The Story Behind the Ring: Purple Heart Ring
It's impossible to truly repay soldiers for the sacrifices they make, try as we might. The Purple Heart, the U.S. military's oldest medal of honor, is a token of gratitude for such sacrifices. A small token, perhaps, but one that carries enormous meaning and significance.
The Purple Heart is awarded to any United States military personnel wounded or killed in action against an enemy of the U.S. Approximately 1.9 million Americans have received the Purple Heart since its inception. That's a truly staggering number, and one that connects the Purple Heart with more stories of bravery and valor than you can easily wrap your head around.
So many of our rings at Rustic and Main are made to honor our heritage and acknowledge those who have come before us, the heroes of big stories and small stories alike. We wanted to design something that paid tribute to the Purple Heart, and create a tangible link to all those who have received it.
The Military's Oldest Honor
It seems like almost everyone knows a Purple Heart recipient. The medal may have been awarded to a grandparent or great-grandparent in World War II, or to a brother or sister in Iraq or Afghanistan. Maybe you have a friend, teacher, co-worker or extended family member who was injured in combat. We all do our best to honor those who make such sacrifices.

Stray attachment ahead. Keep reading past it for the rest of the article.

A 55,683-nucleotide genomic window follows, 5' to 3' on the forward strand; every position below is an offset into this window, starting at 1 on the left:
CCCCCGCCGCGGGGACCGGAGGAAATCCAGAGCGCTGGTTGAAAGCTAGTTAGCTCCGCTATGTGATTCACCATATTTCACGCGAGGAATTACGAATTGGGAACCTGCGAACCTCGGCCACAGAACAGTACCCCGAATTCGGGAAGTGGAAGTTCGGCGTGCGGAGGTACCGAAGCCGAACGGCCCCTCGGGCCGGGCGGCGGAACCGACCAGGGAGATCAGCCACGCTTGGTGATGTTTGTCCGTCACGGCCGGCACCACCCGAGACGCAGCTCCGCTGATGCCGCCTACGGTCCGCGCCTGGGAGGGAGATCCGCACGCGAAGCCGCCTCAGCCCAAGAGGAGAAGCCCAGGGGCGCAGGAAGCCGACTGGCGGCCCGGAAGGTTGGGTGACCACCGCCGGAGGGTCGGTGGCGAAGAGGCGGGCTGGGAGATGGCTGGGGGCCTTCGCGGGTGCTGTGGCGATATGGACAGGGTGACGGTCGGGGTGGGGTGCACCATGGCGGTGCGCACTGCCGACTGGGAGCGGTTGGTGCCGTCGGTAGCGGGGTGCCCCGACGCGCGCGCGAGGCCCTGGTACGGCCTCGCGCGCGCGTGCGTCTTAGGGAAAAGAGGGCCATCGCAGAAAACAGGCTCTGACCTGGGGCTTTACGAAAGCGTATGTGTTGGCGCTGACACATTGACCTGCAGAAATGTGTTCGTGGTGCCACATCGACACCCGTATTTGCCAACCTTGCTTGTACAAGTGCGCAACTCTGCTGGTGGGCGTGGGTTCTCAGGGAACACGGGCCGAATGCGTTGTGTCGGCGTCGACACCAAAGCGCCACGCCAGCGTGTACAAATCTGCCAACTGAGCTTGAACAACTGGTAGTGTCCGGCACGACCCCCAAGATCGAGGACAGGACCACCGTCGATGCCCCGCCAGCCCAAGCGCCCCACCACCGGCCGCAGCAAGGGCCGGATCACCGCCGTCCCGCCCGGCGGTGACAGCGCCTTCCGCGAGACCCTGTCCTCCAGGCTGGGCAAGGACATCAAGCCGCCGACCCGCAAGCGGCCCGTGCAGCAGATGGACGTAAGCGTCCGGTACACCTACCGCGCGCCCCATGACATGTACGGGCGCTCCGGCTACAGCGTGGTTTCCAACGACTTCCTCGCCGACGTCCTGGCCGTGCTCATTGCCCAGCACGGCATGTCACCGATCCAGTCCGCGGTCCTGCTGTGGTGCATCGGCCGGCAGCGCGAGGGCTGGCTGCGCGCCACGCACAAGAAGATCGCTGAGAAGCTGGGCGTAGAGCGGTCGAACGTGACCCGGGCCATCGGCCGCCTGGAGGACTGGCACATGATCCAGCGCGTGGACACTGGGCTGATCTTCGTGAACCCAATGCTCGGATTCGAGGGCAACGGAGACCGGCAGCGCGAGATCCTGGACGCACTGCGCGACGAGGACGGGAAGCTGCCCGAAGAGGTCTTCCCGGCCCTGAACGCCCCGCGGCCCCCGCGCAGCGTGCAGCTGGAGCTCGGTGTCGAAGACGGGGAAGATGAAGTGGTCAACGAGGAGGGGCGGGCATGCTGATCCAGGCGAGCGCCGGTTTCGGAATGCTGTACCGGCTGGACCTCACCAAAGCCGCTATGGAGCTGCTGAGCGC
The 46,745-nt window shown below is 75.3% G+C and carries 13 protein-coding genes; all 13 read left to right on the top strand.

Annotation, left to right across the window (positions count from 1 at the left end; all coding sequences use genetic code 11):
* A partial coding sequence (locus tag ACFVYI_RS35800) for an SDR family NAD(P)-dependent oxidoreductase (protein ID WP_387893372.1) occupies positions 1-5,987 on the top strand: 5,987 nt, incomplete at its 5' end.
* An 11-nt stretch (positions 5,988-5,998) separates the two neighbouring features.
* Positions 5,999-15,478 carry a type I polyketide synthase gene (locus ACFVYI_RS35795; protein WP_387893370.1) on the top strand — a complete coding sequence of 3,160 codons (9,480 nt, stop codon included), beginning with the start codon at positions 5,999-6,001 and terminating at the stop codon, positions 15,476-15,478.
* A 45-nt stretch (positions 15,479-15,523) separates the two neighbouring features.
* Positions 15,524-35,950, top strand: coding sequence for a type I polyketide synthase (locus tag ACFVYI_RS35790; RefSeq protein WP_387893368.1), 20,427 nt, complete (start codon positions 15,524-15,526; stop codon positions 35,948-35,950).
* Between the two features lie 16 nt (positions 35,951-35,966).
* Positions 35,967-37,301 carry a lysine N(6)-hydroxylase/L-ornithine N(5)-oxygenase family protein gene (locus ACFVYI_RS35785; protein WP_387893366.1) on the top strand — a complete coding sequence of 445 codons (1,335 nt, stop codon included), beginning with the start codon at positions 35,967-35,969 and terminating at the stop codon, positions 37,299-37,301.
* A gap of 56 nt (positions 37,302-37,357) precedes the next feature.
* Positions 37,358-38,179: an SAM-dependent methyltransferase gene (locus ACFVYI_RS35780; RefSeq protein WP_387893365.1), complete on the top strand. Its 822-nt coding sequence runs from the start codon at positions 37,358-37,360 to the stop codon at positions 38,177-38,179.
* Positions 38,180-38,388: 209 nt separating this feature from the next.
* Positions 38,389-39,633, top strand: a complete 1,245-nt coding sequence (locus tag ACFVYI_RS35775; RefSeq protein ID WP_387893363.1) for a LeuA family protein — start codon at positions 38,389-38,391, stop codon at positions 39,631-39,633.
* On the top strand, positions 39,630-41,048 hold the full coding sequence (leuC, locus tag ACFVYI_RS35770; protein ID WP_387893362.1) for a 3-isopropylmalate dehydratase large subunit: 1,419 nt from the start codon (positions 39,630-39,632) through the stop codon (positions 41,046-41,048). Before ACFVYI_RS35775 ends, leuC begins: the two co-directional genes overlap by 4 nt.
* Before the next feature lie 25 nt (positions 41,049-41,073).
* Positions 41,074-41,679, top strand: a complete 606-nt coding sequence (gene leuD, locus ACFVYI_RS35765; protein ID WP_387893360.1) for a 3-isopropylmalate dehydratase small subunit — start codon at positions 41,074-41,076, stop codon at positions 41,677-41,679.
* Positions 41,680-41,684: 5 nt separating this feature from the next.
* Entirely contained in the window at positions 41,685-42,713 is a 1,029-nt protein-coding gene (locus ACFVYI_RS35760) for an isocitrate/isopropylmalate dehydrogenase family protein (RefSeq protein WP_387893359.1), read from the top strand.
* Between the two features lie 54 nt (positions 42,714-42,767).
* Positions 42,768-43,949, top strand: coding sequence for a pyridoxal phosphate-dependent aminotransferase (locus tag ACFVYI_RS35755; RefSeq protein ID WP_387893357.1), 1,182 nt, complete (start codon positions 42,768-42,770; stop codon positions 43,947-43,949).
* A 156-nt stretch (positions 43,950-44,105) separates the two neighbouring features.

It was none other than George Washington who first established the Purple Heart when he was Commander-in-Chief of the Continental Army in 1782. It was originally designed as a Military Medal of Merit, which Washington authorized his officers to issue "as appropriate," for exceptional acts of valor.
By all accounts, the original badge was only awarded a handful of times, and it fell into disuse until February 22, 1932—Washington's 200th birthday—when it was revived under the guidance of General Douglas MacArthur. Specific rules for when and how the medal should be awarded were put in place for the first time, and the medals were allowed to be bestowed retroactively, thus making it possible for soldiers killed or wounded during World War I to receive the Purple Heart.